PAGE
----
Dutch iGaming Launch Delayed Yet Again
The Dutch iGaming legal saga churns on, as the Dutch Remote Gambling Act (KOA) becomes delayed yet again. The Minister for Legal Protection in the Netherlands Sander Dekker has pushed the date the law comes into effect back to April 1st, 2021, as well as the date the market itself opens to October 1st, 2021.
Dutch Government Feels Delay Was Highly Necessary
The prospect of legal and regulated online gambling in the Netherlands is once again on hold, as news comes in of yet another delay to the legislative process. The Minister for Legal Protection in the Netherlands Sander Dekker has pushed the date the law comes into effect — this time back to April 1st, 2021.
With the market itself opening up on October 1st, 2021, Dekker announced in a response to a series of questions from legislators that the latest delay was unfortunately necessary, as the Dutch government had understood that a slower and more gradual implementation of the laws may result in a stronger regulatory environment for igaming.
Dutch Minister for Legal Protection Sander Dekker informed regulators that although they were planning for an initial entry into force of March 1st, 2021, and while the implementation process is proceeding energetically, it has since become clear to all those who are involved that the implementation process is taking a little more time than expected.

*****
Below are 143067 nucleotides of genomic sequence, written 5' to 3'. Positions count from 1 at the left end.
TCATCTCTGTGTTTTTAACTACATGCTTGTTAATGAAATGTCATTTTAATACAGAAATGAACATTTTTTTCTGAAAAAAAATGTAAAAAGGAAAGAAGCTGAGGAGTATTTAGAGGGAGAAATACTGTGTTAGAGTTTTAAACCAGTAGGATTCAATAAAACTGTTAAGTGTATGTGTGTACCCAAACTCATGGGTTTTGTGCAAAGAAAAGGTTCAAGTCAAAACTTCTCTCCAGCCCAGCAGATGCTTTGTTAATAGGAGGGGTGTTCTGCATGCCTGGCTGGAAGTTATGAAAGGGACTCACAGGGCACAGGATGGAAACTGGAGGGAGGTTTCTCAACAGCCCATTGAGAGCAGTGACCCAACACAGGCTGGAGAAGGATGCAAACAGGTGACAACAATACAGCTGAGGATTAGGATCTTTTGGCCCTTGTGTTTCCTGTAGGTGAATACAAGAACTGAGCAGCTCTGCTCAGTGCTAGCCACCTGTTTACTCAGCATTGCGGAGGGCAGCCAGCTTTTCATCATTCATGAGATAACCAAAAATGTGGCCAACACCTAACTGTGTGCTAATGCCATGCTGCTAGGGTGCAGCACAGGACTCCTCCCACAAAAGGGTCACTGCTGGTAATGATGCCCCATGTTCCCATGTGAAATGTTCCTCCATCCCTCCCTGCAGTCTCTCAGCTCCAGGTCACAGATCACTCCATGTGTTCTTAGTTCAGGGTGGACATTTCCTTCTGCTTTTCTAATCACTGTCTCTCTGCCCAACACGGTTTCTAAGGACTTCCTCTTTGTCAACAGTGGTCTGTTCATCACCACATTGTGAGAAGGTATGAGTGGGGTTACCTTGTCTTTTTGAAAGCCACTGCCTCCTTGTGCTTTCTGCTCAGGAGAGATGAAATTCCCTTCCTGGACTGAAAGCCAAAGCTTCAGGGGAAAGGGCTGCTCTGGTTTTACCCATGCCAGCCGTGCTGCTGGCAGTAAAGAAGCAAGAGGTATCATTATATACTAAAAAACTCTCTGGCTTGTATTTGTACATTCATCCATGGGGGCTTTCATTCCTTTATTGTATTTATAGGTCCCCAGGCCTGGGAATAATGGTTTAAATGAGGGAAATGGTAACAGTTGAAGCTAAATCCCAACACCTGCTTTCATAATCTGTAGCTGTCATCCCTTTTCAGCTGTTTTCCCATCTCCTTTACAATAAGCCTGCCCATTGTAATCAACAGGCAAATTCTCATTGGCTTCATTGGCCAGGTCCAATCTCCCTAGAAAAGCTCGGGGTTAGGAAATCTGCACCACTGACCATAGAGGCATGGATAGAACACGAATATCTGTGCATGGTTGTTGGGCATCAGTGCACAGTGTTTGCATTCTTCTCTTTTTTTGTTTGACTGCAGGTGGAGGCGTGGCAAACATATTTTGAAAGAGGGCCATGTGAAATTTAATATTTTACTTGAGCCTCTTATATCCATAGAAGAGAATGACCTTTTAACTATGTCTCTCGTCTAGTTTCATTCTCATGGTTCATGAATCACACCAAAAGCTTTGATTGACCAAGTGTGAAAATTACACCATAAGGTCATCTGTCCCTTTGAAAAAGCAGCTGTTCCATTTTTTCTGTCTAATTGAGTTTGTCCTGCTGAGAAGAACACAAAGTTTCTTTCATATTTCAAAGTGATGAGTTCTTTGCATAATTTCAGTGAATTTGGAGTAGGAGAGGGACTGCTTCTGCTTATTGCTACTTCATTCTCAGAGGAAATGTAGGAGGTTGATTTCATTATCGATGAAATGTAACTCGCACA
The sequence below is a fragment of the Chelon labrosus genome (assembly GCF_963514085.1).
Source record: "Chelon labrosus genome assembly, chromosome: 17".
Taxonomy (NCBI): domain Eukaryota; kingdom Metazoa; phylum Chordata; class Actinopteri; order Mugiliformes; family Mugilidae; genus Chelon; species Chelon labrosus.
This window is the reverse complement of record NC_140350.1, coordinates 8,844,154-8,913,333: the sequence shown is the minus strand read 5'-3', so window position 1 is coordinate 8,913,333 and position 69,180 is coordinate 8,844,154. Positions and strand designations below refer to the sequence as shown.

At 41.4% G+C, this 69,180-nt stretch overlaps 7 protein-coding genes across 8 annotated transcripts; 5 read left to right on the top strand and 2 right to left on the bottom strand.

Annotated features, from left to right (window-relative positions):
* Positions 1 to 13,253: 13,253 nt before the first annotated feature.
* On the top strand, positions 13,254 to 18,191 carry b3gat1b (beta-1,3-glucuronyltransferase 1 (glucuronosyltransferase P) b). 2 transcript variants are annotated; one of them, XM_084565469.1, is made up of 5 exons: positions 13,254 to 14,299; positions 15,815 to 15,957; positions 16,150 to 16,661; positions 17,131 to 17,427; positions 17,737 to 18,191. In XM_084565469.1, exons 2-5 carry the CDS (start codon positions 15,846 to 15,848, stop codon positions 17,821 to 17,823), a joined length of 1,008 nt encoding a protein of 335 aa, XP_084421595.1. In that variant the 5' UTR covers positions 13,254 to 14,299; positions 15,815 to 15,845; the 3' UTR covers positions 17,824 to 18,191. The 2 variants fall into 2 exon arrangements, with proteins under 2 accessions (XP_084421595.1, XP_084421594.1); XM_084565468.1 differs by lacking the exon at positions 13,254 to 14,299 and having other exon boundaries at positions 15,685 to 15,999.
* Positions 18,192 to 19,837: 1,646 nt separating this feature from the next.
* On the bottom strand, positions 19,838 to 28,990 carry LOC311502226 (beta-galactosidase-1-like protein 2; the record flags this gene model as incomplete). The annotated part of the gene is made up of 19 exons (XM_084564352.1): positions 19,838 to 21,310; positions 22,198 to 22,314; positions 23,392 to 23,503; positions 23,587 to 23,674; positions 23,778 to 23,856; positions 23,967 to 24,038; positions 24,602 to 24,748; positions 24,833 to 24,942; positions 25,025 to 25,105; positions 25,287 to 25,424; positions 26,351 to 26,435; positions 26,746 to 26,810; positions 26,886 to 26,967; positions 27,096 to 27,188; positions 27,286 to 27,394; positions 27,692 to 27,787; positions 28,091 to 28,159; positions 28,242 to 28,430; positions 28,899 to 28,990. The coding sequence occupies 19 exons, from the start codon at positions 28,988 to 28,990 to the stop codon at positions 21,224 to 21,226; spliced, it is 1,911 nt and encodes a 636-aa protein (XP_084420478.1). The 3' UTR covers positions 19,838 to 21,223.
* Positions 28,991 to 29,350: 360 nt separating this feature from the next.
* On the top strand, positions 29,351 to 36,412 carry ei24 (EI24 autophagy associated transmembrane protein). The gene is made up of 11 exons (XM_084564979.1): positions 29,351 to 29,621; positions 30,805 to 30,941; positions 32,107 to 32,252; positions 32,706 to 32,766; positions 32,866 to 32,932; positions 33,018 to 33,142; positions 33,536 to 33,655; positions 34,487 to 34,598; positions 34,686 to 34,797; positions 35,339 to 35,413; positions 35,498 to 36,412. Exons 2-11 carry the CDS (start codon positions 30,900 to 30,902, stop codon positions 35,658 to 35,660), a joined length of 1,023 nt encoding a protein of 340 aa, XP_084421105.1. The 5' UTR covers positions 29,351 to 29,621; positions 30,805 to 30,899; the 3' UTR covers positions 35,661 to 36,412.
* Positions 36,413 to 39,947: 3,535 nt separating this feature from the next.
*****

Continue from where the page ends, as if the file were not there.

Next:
For the reasons outlined above, Dekker announced to regulators that the entry into force of the Dutch Remote Gambling Act (KOA) was being postponed by one more month, until April 1st, 2021, in order for the Kansspelautoriteit (KSA) and the Dutch gambling sector to have a better opportunity to be properly prepared for the launch of the Netherlands’ igaming market. The opening of the market itself, of course, will follow on October 1st, 2021.
Latest Delay of Dutch iGaming Launch is Third this Past Year
The latest delay of the Dutch Remote Gambling Act (KOA) coming into force, and subsequently unleashing the online gambling market in the Netherlands, is far from its only delay in recent years.
The KOA act was initially meant to come into force on July 1st, 2020, with the Netherlands’ igaming market set to officially open six months later — at the very outset of 2021.
However, the KOA act’s first delay arrived promptly in November 2019, when it was announced that the legislation’s start date would be pushed back six months. This created hopes that the legislation itself would now be passed and brought into force at the beginning of 2021, with the official market launch following closely thereafter on July 1st, 2021.
The delays, however, would not stop there. In September 2020, the ratification of the Dutch Remote Gambling Act (KOA) was yet again pushed back. The new launch date of the KOA act was moved to March 1st, 2021, with the igaming market unveiling scheduled to arrive later in 2021.
The reason for this second delay, which should come as little surprise, was attributed to disruptions to the launch preparation process caused by the spread of the novel coronavirus (Covid-19) global pandemic.